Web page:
“We take this seriously. We understand that families have suffered because of this. And we have to get it right.”

Councilman Gulliford noted the statistics, including the “131 percent increase” year over year.

The goal of the meeting: to talk awareness, prevention, and solutions, Gulliford noted.

Gulliford noted that extends to his own family. He spent time last weekend talking to his grandchildren about these issues.

“I hope I made an impression on them. I pray I made an impression on them,” the councilman said.


Richard Preston, a recovered addict, told his “hellacious story” of recovery from drugs and alcohol, using the exhorting style that blended the rolling cadences of an evangelist with the patter of a traveling salesman.

He has been sober for 11 years.

“I know that Jacksonville can be the city against which others are measured in the war against opioids,” Preston, a Jacksonville native said, describing how cocaine and other drugs derailed his promising academic career, then his work life.

“This is our opportunity,” Preston said to the politicians on hand.

“We need to bring hope to those who don’t have hope themselves,” Preston said, before shilling his second memoir about his addiction issues.


Jeff and Edie Carlson spoke next; their youngest son is a heroin addict.

Mrs. Carlson attributed the issue to a lack of education on addiction, and the stigma attached, noting that another Mr. Carlson’s brother — a former undercover police officer — died of an overdose.

“The education needs to start with the parents of elementary school students. Middle school may be too late,” Mrs. Carlson said, before describing their son’s struggle with overdose and rehab trips.

During one post-rehab overdose, her son had stopped breathing. Timely arrival of medics kept him alive.

Currently, he is in a 90-day rehab.


Medical Examiner Valerie Rao spoke of the agony of the calls, when parents ask her what she can do, and when she asks if “they believe in God.”

When they say they do, Rao (a religious person) is relieved.

However, the relief is short-lived.

“We have to somehow personalize this. If you start thinking like that, we can come up with solutions. If you don’t,” Rao said, “it’s not going to work.”

Miami-Dade, Seattle, Orlando — all have task forces.

Rao advised that Jacksonville have something similar.

“Everybody’s talking about heroin,” Rao said, “but fentanyl is cheap. Carfentanil is cheap … who ever heard of these drugs? But that’s what the drug dealers are using to cut the heroin.”

The casualties come quick from these lethal cocktails.

“I’m dealing in truth, not fiction. And this is what I deal with every day,” Rao said, noting that unlike in the case of cocaine, when someone can taste the powder and identify anesthetic, there is no analogue for heroin and its variants.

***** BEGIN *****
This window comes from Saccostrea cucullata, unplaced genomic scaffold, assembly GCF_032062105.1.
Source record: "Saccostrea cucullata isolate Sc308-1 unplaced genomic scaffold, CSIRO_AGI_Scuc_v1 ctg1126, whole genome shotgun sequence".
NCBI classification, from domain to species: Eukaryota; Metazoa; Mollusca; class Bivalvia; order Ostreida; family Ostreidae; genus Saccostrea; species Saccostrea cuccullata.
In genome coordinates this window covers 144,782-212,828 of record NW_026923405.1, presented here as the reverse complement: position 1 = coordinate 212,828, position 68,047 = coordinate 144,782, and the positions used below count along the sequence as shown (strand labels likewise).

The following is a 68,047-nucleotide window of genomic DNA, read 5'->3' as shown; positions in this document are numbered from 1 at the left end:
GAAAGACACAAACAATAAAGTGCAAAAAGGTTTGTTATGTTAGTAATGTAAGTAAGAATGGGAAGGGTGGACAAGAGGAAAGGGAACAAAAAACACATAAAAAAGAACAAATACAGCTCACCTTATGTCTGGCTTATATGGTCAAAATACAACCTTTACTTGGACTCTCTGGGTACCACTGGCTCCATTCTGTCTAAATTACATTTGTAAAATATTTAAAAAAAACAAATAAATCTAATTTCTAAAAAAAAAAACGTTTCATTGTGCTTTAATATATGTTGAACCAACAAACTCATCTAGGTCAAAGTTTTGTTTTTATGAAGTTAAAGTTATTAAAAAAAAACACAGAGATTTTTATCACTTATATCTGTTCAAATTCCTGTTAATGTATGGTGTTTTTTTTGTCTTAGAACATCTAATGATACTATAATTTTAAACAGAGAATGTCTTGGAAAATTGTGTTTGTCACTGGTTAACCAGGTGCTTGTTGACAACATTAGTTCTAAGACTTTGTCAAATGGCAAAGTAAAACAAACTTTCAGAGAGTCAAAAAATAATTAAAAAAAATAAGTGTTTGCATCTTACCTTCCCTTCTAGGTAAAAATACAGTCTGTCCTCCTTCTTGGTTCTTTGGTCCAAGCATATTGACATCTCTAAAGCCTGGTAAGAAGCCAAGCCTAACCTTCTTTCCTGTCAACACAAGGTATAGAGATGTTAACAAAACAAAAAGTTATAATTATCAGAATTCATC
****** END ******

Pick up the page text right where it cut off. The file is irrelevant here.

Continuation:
Rao went through recent cases, including ten just today: the common threads are a history of doing drugs and ubiquitous drug paraphenalia in many of the cases.


The hope, as advanced by Susan Pitman of Drug Free Duval, is for a sustained community response.

Much of that, said Ron Lendvay of the Jacksonville Sheriff’s Office, revolves around supply interdiction and prevention, via undercover officers infiltrating the communities of users.

Still, the impact builds.

One homicide sergeant had to go to five overdoses in one day recently, and as Rao said, the most corrupted drugs tend to be most deadly.

“The heroin is an organic material … fentanyl is as bad if not worse than heroin,” Lendvay said, noting that Mexican cartels are manufacturing the synthetic cutting agents.

“If anybody hears these speakers and doesn’t think there’s a crisis,” Gulliford said after Lendvay wrapped, “you must have been sleeping.”


Audience members had their say, and the disagreements were passionate about the merits of methadone and Nar-Anon, and the limits on treatment for the uninsured.

“Magically,” said one mother, “if you are uninsured, you’re healed in three days.”

Beds at rehab facilities — River Region and Gateway — are filled for months, meanwhile, meaning that the issue for many of those struggling with addiction can’t get help.

Over the course of the meeting, what was generally clear: a sincere desire to somehow stop the epidemic, yet a realization that resources are scarce, and that interdiction of the drugs coming from Mexico has proved daunting.

Perhaps a “great, big, beautiful wall” will stop it.

Perhaps trends themselves will change, as historically has been the case with illicit drug use.

But the reality is that in Jacksonville, as is the case in major and minor cities and hamlets across the country, overstretched local governments have yet to mount a meaningful counter to this epidemic.

In Jacksonville, Thursday evening’s town hall is a start — a step forward on a long journey, one where the finish line is nowhere near being in sight.

Lenny Curry, Rob Bradley committees and Travis Cummings pace Northeast Florida February fundraising

No Northeast Florida incumbents face competitive races in 2018. Yet the fundraising continues anyway, as February evidenced.